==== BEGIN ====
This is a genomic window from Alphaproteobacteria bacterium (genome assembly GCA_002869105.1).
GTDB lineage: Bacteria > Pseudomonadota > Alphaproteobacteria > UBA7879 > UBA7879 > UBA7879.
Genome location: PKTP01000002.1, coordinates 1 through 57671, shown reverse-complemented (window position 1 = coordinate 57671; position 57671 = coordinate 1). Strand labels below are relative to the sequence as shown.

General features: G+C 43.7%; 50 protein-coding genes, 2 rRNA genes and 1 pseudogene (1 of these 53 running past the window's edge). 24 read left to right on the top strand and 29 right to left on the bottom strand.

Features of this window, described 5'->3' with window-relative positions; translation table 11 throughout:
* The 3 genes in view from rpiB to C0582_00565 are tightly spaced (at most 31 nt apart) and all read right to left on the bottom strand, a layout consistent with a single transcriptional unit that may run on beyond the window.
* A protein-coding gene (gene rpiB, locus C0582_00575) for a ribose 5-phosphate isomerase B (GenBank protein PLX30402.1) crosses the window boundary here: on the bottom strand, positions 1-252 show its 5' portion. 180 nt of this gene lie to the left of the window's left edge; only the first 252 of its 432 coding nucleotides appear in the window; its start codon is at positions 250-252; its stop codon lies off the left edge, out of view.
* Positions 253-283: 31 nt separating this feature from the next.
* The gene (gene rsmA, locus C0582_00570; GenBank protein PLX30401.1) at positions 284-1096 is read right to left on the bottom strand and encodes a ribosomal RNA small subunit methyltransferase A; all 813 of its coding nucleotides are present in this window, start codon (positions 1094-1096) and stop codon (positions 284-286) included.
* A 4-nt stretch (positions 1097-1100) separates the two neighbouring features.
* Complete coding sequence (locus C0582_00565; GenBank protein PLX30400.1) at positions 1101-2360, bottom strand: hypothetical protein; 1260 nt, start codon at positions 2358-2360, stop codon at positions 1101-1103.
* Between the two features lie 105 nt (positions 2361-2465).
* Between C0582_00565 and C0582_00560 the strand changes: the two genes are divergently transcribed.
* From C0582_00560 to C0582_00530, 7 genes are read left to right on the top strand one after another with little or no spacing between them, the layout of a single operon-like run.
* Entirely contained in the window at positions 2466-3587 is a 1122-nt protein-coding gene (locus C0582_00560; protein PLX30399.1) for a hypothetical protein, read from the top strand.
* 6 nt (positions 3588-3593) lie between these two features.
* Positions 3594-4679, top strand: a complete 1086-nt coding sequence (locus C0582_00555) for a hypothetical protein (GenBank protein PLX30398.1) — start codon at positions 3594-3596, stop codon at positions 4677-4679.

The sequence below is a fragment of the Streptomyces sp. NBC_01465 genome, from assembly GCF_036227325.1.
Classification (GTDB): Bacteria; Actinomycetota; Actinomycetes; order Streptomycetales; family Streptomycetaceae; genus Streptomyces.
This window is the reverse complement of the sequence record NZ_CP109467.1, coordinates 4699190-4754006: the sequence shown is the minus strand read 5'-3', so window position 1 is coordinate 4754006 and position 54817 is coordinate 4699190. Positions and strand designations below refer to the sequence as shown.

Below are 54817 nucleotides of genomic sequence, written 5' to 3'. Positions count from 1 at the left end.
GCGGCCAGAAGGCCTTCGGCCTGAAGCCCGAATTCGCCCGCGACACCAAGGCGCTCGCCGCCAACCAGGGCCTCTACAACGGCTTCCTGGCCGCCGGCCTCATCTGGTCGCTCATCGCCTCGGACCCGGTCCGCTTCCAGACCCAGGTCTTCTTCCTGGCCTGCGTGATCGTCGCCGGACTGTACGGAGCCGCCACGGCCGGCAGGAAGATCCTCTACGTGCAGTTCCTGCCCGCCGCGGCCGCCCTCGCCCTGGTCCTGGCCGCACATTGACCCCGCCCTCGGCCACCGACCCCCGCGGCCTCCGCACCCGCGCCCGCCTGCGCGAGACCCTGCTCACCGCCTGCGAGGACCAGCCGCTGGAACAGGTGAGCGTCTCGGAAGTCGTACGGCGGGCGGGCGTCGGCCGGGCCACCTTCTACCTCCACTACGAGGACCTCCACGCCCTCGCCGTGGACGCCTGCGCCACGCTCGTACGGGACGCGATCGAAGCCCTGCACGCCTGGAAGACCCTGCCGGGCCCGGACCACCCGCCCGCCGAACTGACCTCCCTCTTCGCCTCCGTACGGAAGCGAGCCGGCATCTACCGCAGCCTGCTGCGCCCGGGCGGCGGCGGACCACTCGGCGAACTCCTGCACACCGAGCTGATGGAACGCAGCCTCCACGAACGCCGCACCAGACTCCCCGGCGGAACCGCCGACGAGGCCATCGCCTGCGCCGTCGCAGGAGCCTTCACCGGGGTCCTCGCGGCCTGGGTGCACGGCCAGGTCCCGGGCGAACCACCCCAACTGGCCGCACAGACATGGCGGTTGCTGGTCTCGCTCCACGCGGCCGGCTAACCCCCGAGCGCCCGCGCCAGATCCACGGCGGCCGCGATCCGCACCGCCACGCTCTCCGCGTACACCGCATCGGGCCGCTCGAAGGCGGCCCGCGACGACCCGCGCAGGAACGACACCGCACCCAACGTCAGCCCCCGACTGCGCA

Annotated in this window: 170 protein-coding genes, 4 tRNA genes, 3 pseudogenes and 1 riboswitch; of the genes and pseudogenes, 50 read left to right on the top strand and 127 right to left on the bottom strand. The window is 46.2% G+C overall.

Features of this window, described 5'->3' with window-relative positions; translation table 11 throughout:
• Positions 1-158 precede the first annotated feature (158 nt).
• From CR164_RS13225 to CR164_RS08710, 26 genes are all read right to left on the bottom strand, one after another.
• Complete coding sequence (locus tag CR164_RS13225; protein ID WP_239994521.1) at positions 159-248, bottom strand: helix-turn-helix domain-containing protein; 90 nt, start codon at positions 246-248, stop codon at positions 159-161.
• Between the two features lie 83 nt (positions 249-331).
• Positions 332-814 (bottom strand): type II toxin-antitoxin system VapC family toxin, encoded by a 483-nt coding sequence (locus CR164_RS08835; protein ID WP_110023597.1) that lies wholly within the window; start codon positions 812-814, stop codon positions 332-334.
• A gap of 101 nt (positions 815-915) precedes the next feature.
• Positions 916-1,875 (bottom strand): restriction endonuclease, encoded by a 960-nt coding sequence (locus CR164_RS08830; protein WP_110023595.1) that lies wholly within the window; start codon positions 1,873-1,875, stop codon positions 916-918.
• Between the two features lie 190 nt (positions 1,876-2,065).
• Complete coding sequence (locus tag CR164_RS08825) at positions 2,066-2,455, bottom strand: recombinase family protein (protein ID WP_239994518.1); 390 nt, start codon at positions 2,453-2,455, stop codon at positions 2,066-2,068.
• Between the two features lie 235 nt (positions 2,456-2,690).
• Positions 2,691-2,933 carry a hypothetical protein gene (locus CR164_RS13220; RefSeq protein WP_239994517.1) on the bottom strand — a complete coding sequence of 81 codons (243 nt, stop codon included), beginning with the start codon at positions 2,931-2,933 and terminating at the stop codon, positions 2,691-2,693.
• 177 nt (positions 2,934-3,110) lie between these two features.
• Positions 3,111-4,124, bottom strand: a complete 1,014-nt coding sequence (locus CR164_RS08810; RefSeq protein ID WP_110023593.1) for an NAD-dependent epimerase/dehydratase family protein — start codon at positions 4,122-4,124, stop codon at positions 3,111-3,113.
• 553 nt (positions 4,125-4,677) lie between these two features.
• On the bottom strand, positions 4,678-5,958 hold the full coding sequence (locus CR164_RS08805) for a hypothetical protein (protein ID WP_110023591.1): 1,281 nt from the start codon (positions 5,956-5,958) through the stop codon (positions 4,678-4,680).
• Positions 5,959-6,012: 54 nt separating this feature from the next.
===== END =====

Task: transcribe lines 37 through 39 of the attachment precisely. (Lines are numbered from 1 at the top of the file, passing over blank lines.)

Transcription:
• Positions 3,111-4,124, bottom strand: a complete 1,014-nt coding sequence (locus CR164_RS08810; RefSeq protein ID WP_110023593.1) for an NAD-dependent epimerase/dehydratase family protein — start codon at positions 4,122-4,124, stop codon at positions 3,111-3,113.
• 553 nt (positions 4,125-4,677) lie between these two features.
• On the bottom strand, positions 4,678-5,958 hold the full coding sequence (locus CR164_RS08805) for a hypothetical protein (protein ID WP_110023591.1): 1,281 nt from the start codon (positions 5,956-5,958) through the stop codon (positions 4,678-4,680).